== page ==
Whom Does the Constitution Command?: A Conceptual Analysis with Practical Implications by Larry AlexanderWhom Does the Constitution Command?: A Conceptual Analysis with Practical Implications by Larry Alexander

Whom Does the Constitution Command?: A Conceptual Analysis with Practical Implications

byLarry Alexander

Hardcover | August 1, 1988

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Despite the guidelines provided in the Constitution, many fundamental constitutional issues remain open to debate after two centuries. One of the thorniest centers on the division of authority. Who is actually mandated by the U.S. Constitution to carry out the duties it imposes? Alexander and Horton address this question by developing several models of constitutional interpretation and applying them to "state action, "under color of law," and other complex doctrines in constitutional jurisprudence that have been created to deal with problems of distinguishing "unconstitutional" from "merely illegal" authority. Presenting three basic analytical models--"legalist," "naturalist," and "governmental"--together with several possible permutations, the authors clarify the assumptions underlying these current doctrinal tangles and illuminate many conflicts and inner inconsistencies of modern constitutional law. They examine the implications of each model in terms of its application to relevant court precedent and the way it would deal with specific constitutional provisions such as the Thirteenth and Fourth Amendments and the Commerce Clause. The authors conclude that only two of the possible models can be considered to be principled.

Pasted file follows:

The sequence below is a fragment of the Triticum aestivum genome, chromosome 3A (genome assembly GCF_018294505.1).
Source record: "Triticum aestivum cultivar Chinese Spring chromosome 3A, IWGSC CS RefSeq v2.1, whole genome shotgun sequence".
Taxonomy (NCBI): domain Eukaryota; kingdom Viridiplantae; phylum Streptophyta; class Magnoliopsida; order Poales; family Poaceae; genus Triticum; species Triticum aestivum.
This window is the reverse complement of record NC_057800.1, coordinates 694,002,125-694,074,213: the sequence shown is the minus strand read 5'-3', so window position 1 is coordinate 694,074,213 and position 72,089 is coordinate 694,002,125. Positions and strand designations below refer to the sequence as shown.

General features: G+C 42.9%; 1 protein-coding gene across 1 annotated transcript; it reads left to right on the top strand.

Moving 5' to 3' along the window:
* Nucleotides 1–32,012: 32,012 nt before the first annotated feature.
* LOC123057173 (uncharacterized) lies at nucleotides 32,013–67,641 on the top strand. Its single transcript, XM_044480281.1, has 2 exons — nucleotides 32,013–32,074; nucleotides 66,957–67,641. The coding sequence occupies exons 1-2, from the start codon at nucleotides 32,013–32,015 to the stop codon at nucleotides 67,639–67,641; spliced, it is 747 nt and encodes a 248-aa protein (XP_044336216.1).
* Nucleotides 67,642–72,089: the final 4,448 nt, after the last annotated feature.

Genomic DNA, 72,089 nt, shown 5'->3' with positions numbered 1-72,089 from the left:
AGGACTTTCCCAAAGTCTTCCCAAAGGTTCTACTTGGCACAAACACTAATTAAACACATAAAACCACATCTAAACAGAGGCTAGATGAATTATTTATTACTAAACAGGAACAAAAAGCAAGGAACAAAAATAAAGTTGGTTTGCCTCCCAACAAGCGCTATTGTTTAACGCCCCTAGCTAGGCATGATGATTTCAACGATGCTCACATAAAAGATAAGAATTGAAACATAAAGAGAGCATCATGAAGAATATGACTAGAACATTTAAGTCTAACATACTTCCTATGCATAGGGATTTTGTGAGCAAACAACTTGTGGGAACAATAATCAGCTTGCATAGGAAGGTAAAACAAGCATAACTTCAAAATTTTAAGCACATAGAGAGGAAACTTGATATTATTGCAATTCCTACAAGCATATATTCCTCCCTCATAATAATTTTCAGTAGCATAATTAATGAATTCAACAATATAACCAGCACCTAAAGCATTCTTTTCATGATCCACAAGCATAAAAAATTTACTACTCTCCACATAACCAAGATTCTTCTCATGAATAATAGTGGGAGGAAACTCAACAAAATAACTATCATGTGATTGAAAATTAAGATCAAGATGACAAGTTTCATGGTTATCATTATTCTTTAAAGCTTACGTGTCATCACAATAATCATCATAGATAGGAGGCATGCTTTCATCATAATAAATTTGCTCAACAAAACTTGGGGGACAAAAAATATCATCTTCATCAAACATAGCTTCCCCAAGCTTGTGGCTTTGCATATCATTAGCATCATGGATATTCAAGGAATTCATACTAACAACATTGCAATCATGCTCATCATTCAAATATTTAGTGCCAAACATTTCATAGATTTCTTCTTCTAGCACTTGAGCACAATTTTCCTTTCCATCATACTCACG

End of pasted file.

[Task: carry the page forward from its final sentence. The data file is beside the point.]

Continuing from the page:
Title:Whom Does the Constitution Command?: A Conceptual Analysis with Practical ImplicationsFormat:HardcoverDimensions:181 pages, 9.41 × 7.24 × 0.98 inPublished:August 1, 1988Publisher:GREENWOOD PRESS INC.

The following ISBNs are associated with this title:

ISBN - 10:0313262160

ISBN - 13:9780313262166

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Editorial Reviews

?Alexander and Horton (law, University of San Diego) have attempted to untangle one of the most difficult and potentially farreaching questions in constitutional law: at what point does constitutional law leave off and "plain old law" remain to occupy the US legal system's field of play? In addressing this question the authors take on two of the most murky concepts in constitutional law, "state action" and "under color of law." In their attempt to make sense of these notions they develop models that potentially could provide coherent, principled answers to the problems created by the Supreme Court in its decisions in this area. The authors claim that failure to conceptualize the problem properly has resulted in Supreme Court decisions that are "inconsistent" and "incomprehensible." In the end they find only two models that can provide coherent principled ways to deal with this issue. This work, the first monographic treatment of this question, is written purposely at a fairly high level of abstraction and is clearly intended for advanced students and judicial decision makers. Contains a bibliography and listing of cases, both of which are presented chronologically as well as alphabetically. Recommended for advanced students.?-Choice